Do you have any idea whether you actually have workers' compensation insurance if you need it, or are you trusting your employer to take care of you?
If so, your trust may be misplaced. According to investigative reporters, many North Carolina businesses don't have the required coverage for their employees.
North Carolina law states that employers with three or more employees have to carry workers' compensation insurance in case one of those employees is injured on the job. Not having the insurance is illegal—if the employer is found negligent, meaning his or her noncompliance was essentially out of ignorance or an accidental lapse, the crime is a misdemeanor. If the noncompliance is willful, the crime is a felony.
According to a state audit, at least 52,000 businesses lack the required workers' compensation insurance. Since the North Carolina Industrial Commission's new director of Compliance and Fraud Investigations took office in 2013, a database has been established that tries to flag companies who may be non-compliant for investigation.
Originally, the commission could essentially only identify a business that lacked the appropriate insurance once someone got injured and tried to file a claim. In 2013 and early 2014, before the database began, the commission had charged only about 10 employers with breaking the law. Since April of 2014 alone, the commission has brought 1,300 businesses into compliance and collected $2.5 million in penalties.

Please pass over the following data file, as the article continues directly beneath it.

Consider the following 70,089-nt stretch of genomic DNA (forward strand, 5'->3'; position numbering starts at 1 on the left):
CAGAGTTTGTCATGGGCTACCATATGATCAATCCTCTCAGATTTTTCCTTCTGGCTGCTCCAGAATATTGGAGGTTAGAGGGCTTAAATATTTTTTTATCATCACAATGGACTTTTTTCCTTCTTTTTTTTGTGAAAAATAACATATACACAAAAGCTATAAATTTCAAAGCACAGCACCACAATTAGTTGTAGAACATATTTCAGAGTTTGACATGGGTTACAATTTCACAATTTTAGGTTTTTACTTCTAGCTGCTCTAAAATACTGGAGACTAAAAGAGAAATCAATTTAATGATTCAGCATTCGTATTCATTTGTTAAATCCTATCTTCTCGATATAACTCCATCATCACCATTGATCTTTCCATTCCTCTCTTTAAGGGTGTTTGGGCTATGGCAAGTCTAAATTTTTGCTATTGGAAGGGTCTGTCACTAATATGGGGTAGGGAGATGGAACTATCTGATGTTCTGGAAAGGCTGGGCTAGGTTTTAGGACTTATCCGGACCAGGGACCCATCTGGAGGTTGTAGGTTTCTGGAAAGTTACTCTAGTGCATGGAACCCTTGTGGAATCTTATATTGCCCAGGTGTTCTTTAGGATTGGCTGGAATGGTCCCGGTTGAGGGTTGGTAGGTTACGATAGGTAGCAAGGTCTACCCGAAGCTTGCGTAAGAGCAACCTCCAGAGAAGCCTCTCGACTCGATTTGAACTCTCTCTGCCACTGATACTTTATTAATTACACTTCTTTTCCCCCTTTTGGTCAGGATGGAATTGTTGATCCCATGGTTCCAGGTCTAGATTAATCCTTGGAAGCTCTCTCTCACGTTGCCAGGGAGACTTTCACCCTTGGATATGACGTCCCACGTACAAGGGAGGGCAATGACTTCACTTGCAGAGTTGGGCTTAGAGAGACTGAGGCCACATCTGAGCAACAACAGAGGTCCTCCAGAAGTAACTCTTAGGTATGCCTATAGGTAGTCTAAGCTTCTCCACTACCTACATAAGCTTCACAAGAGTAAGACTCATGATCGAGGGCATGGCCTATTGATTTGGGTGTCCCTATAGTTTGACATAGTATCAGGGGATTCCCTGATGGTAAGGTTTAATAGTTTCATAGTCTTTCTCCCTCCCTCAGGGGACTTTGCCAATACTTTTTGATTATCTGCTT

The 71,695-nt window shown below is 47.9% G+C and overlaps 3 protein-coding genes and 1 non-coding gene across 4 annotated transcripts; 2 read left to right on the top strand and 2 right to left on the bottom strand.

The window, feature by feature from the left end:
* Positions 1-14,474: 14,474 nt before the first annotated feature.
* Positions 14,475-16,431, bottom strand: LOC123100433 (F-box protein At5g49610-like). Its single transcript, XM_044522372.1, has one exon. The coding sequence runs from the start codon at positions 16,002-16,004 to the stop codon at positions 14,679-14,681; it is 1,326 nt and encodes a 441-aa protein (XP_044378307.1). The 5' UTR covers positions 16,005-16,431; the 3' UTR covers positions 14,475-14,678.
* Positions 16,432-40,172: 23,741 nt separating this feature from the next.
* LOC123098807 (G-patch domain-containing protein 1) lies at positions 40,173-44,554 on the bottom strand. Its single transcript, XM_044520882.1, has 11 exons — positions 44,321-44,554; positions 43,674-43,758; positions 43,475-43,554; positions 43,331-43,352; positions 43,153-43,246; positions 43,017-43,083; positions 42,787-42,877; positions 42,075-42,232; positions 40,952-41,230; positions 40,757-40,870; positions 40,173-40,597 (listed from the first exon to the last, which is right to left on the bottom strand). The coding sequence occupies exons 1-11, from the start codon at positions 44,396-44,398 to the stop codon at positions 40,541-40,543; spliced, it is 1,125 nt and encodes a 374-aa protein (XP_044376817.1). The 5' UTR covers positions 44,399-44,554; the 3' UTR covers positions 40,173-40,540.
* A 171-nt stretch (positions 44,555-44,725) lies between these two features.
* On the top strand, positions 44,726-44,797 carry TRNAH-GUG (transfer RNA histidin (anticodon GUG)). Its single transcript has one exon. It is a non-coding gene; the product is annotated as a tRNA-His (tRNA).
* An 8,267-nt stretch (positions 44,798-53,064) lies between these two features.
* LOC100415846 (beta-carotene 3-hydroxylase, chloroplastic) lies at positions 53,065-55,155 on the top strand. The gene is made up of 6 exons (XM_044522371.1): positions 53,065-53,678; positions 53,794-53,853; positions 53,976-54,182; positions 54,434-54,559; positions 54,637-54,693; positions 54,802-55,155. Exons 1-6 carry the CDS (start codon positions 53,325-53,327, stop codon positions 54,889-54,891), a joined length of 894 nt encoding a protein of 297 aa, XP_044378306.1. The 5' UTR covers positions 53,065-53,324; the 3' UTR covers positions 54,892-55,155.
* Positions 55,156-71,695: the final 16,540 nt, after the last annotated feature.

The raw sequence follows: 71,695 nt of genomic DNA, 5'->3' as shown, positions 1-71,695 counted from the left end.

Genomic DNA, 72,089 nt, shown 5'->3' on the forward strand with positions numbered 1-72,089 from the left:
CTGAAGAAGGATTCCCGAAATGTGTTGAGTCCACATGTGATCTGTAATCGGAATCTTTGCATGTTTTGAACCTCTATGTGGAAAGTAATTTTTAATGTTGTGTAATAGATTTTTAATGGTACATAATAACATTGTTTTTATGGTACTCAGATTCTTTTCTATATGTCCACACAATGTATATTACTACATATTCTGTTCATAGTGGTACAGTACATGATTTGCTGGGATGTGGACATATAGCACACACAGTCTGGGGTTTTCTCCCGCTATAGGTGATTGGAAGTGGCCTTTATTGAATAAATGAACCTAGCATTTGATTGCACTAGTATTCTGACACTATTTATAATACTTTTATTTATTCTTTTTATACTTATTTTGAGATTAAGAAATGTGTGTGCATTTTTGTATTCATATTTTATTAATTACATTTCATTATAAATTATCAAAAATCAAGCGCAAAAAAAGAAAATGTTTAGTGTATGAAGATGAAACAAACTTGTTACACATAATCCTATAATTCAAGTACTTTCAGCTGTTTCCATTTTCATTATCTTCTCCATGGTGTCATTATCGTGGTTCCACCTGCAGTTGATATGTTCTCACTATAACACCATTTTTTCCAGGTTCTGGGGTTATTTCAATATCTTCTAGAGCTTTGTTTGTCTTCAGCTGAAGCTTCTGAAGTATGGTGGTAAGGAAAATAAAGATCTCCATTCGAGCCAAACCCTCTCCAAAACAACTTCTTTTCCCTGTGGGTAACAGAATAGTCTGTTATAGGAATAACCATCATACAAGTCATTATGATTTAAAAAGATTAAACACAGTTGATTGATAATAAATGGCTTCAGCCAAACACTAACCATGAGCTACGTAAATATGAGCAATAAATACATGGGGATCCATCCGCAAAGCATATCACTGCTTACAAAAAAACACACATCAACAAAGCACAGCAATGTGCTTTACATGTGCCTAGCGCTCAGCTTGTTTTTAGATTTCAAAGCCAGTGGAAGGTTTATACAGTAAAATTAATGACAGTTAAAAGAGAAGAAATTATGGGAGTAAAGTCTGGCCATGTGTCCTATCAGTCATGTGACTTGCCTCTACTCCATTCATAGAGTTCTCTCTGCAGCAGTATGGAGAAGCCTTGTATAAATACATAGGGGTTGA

The types of employers who lack workers' compensation coverage are surprisingly broad. It isn't just factories and construction companies that neglect to get coverage. Other businesses caught without insurance include a dentist, cleaning services, towing companies, a bakery and even an insurance company that sold workers' comp policies.
Not having coverage doesn't relieve an employer of the obligation to pay an injured workers' bills or other compensation—but it makes it hard on the injured worker to collect. They often have to seek a judgment in order to get their fair compensation and hope that they can enforce it.
It's wise to make inquiries about your coverage. Your employer should have no qualms about telling you what company handles their workers' comp plan. If your employer doesn't want to tell you, you might consider that a red flag.
If you are injured on the job, the advice of a workers' compensation attorney can be helpful, especially if you find that your employer has no insurance.
Source: www.wsoctv.com, "9 Investigates: NC employers may be breaking workers' comp laws," Jason Stoogenke, Feb. 08, 2017